Auditory achievements of cochlear implantation

M. Hildesheimer*, C. Muchnik, S. Tenne, G. Leventon, M. Wolf, E. Bendet, J. Kronenberg

*Corresponding author for this work

Research output: Contribution to journalArticlepeer-review


The cochlear implant, which stimulates the auditory nerve electrically, is a rehabilitative solution for the severely deaf who cannot benefit from a hearing aid. The implant enables them to rejoin the world of sound from which they were disconnected. We present the process of auditory diagnosis which determines the patient's suitability for cochlear implantation, the implant's tuning program and the rehabilitation process it entails. Each of the 22 implanted electrodes is checked through a computer program, and the specifications of the electrical stimulation are established to provide the most comfortable hearing level for the implanted device. These stimulation specifications determine the number of active electrodes and the ideal stimulation model. During the 8-week hearing-training program which follows implantation, the patients acquaint themselves with the new world of sound through which they will communicate with their environment. Of the 16 implanted patients 7 heard only via the implant, without the aid of lipreading, a result which is considered excellent. These patients are able to talk on the telephone with the aid of the implant. 1 patient refused to use the implant, while the others have had good to moderate results. Noteworthy is the fact that even those with only moderate results greatly benefit from the implant, and are not willing to function without it for even a single day.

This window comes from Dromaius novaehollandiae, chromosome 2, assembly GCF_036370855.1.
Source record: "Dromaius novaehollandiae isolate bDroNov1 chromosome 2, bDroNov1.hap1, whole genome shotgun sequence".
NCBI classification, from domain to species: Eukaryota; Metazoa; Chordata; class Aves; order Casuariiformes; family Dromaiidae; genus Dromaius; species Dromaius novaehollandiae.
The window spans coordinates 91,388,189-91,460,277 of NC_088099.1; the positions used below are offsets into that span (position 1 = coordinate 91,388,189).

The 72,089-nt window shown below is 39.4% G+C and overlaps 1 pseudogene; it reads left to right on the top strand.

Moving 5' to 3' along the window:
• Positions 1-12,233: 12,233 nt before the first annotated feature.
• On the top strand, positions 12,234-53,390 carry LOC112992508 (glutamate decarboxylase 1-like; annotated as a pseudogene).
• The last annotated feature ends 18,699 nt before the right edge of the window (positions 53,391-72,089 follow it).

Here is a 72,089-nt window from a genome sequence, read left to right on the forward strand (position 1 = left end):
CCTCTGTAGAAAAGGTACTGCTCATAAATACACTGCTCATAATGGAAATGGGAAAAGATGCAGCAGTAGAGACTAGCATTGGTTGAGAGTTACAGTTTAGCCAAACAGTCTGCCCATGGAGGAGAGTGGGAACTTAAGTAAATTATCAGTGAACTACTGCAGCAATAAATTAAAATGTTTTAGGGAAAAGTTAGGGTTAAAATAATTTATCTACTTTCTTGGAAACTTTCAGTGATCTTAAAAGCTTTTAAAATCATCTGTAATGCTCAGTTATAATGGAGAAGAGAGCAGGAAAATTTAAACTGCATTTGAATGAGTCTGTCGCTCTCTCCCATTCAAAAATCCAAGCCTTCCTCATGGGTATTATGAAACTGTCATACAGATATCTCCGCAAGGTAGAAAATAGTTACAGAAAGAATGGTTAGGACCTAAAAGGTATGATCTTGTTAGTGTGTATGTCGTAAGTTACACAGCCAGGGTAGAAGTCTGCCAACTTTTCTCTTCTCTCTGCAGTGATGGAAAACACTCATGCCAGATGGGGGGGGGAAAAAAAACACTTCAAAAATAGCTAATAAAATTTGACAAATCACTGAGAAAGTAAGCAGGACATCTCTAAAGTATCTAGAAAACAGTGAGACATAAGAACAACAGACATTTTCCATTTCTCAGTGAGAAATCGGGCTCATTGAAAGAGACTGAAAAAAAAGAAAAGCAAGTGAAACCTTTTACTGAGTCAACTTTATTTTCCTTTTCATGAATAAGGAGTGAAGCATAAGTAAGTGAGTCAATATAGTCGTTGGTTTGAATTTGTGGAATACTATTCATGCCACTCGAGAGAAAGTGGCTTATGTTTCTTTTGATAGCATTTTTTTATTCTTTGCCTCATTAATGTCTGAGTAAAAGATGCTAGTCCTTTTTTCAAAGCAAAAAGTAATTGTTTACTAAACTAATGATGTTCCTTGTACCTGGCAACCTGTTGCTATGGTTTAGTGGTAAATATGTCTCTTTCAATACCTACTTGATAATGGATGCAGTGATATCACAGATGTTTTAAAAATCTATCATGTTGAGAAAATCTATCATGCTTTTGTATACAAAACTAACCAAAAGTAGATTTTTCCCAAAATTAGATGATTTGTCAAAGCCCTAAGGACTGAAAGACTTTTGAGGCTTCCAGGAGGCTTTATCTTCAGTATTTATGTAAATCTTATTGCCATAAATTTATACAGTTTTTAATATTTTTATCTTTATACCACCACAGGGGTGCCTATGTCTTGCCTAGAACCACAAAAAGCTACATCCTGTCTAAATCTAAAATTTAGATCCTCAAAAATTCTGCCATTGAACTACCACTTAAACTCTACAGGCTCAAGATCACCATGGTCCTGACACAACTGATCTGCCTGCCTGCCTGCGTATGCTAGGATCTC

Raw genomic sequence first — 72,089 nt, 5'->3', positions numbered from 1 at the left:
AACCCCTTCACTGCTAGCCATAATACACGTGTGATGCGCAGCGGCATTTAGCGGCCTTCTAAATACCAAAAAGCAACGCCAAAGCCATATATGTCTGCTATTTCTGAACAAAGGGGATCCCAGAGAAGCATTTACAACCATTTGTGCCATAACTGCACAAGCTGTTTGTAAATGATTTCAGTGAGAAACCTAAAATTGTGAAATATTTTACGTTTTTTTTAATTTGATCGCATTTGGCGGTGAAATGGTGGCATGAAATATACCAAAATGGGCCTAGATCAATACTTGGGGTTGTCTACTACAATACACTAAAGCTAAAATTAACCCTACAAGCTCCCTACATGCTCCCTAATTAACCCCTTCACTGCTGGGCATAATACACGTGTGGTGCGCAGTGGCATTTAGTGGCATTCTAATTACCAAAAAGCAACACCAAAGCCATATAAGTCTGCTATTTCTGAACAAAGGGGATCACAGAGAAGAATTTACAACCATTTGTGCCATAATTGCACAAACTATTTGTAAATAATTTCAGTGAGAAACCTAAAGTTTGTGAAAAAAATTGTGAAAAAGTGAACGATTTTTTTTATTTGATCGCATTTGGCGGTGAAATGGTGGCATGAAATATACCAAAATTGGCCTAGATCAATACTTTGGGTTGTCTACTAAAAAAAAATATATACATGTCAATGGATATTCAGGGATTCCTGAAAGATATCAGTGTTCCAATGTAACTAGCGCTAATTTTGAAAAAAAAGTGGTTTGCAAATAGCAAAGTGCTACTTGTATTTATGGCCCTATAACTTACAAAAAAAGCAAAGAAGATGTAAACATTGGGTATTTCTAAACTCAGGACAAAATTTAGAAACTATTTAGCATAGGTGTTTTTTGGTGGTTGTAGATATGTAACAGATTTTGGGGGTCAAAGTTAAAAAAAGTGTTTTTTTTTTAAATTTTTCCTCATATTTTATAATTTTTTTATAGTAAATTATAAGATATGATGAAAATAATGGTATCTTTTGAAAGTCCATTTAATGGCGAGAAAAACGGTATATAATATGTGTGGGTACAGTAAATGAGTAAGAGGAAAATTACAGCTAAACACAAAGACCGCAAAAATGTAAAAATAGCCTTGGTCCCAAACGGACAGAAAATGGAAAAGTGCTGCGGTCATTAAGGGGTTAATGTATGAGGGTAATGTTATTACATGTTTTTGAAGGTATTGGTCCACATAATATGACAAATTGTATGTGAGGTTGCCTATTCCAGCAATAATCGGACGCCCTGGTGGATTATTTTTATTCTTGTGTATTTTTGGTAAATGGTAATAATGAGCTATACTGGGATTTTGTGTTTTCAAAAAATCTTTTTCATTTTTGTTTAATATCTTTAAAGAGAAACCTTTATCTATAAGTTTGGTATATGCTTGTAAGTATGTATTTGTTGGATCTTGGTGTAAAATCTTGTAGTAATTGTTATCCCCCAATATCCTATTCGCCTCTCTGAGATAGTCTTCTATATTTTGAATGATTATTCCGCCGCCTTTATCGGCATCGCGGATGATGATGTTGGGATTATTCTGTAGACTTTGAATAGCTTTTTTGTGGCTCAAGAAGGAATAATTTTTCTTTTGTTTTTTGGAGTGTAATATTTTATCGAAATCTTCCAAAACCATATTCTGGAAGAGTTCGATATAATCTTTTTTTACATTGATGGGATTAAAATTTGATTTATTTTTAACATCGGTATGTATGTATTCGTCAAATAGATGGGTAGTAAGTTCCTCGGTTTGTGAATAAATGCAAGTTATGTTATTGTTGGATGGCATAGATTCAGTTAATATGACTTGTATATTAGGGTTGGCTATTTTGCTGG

Original languageEnglish
Pages (from-to)457-460, 528
Issue number8
StatePublished - 15 Apr 1993
Externally publishedYes


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